Research corner

7th November 2014 at 00:00

`The nature of teacher engagement at an online high school' by Borup, J, Graham, C R and Drysdale, J S

British Journal of Educational Technology, 455: 793-806,

September 2014 (Wiley)

Reams have been written about massive open online courses (Moocs). These internet-based programmes, often led by universities, were heralded as the end of higher education - before people quietly admitted that this wasn't the case at all and they were sorry for making such a fuss about the matter.

But what about online schools? The number of students enrolling in online learning is growing. Although no name has been agreed for the phenomenon at present, we here at TES would like to humbly offer our own suggestion of "massive open online school education", or Moose.

And now three academics have looked at how teachers can successfully engage with students in such Moose-based endeavours. They used the Open High School of Utah (OHSU), an online charter school with 381 students in grades 9-12 (aged 14-18), as the basis for their research. Of the 21 teachers there, 11 were selected to take part in two, hour-long interviews. From this, the academics extrapolated information about teachers' roles in online learning.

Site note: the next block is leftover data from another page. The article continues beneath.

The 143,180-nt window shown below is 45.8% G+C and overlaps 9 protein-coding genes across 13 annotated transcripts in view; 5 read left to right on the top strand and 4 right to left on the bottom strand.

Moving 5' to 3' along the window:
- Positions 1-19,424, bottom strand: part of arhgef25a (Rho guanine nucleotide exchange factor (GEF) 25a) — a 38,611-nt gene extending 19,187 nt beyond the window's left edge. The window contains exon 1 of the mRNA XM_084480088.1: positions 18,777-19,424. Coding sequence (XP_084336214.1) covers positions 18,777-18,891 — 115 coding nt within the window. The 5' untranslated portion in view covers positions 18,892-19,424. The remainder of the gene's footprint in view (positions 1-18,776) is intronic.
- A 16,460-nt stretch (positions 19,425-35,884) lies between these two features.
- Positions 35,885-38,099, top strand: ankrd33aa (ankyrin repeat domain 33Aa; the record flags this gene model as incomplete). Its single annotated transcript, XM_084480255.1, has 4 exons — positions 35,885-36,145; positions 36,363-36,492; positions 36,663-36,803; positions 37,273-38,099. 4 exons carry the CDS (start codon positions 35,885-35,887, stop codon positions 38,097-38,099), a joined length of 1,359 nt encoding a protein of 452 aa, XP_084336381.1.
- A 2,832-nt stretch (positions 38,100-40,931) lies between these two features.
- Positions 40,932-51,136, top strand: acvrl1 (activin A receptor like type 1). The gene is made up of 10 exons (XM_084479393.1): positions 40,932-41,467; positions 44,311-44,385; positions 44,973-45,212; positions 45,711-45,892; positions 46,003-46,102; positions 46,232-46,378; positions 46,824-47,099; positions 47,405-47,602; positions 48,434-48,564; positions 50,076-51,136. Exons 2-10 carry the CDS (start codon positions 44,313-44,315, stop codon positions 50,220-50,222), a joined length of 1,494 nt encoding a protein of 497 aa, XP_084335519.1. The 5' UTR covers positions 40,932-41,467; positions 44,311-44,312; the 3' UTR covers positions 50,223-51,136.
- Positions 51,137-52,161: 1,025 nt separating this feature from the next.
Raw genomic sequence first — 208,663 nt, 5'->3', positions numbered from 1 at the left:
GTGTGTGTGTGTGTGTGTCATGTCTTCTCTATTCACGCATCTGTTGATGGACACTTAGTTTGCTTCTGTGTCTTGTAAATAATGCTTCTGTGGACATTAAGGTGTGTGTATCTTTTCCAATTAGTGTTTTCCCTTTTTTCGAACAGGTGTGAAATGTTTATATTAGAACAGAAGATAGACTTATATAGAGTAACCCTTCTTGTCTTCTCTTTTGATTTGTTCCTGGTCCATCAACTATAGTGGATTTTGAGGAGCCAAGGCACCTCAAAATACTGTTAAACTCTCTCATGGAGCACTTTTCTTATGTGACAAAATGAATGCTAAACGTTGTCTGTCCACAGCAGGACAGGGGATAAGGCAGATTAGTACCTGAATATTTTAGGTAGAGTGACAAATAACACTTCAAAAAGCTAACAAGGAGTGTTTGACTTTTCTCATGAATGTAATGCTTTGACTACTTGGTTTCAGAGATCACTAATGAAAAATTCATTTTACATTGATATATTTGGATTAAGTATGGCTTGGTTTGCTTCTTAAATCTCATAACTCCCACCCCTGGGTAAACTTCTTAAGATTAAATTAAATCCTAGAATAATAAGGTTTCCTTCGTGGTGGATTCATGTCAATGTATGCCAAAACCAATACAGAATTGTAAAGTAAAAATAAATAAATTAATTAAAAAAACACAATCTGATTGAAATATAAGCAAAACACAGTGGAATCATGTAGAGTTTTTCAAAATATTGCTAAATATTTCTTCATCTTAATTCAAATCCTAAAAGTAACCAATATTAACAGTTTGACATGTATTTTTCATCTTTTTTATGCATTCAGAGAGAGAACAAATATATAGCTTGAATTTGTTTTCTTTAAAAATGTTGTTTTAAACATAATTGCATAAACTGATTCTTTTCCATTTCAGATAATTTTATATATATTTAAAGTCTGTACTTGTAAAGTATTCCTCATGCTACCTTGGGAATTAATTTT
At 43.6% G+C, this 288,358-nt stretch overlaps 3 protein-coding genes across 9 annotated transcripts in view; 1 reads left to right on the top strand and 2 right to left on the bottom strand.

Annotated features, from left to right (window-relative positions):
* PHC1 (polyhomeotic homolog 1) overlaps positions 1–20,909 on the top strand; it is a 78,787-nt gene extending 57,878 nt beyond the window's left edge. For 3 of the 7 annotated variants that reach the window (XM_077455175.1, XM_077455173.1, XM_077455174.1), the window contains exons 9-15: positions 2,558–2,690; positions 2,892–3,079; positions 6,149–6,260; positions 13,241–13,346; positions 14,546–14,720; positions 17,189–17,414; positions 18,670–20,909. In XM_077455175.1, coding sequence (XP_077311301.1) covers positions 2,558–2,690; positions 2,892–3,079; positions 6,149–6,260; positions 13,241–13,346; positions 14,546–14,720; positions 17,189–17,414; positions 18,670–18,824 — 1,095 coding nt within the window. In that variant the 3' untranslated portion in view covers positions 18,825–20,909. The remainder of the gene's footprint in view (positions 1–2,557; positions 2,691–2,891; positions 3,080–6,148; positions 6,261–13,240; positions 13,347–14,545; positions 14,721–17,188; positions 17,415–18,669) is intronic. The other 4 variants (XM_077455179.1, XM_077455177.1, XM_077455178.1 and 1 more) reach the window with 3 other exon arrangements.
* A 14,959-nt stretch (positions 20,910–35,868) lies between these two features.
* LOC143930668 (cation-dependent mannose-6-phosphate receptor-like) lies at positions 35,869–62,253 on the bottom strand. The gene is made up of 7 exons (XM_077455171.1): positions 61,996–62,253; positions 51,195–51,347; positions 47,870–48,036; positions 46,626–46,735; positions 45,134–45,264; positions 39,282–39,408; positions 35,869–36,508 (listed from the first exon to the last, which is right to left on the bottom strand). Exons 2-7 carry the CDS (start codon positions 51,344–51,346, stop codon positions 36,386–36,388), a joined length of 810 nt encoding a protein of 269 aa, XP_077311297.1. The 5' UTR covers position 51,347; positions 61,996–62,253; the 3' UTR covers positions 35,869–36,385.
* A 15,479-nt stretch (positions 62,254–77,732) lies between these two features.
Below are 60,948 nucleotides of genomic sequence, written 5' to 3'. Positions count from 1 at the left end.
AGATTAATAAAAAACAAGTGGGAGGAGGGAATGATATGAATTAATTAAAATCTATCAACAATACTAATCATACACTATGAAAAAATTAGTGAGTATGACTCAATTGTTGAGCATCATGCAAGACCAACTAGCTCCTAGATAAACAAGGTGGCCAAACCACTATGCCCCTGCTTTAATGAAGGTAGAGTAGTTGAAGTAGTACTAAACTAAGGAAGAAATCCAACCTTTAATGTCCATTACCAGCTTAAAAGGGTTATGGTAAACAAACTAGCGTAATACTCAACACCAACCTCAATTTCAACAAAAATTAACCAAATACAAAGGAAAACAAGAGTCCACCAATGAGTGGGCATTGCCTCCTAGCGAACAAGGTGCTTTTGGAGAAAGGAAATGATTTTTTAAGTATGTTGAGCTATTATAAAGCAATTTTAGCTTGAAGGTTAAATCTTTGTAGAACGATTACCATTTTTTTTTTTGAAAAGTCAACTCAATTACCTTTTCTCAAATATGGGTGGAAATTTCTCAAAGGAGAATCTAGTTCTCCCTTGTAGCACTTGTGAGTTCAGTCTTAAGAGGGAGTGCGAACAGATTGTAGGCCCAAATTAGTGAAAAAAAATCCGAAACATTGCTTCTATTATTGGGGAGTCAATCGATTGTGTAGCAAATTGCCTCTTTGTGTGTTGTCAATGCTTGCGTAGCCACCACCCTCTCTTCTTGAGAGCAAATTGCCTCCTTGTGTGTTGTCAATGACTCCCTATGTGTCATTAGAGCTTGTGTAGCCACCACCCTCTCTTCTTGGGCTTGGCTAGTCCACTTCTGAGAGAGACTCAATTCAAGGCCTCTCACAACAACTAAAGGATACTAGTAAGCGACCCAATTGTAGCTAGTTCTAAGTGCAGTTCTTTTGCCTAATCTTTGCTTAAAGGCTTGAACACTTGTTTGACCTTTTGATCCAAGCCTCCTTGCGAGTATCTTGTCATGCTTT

Most teachers who had previously had face-to-face teaching experience said they were afforded more opportunities to interact individually with students in online courses. In addition, students preferred to interact with their teachers via text-based methods rather than audio or video options.

The academics concluded that OHSU was able to achieve good course outcomes because teachers were provided with a pre-prepared curriculum, allowing them more time to interact with pupils. However, they said it was difficult to engage reluctant learners.

And the secret to good online teacher engagement? It is not a million miles away from good offline teacher engagement. The research splits the answer into six distinct parts: facilitating discourse with students and parents, designing and organising learning, nurturing, instructing, monitoring and motivating.

Sarah Cunnane

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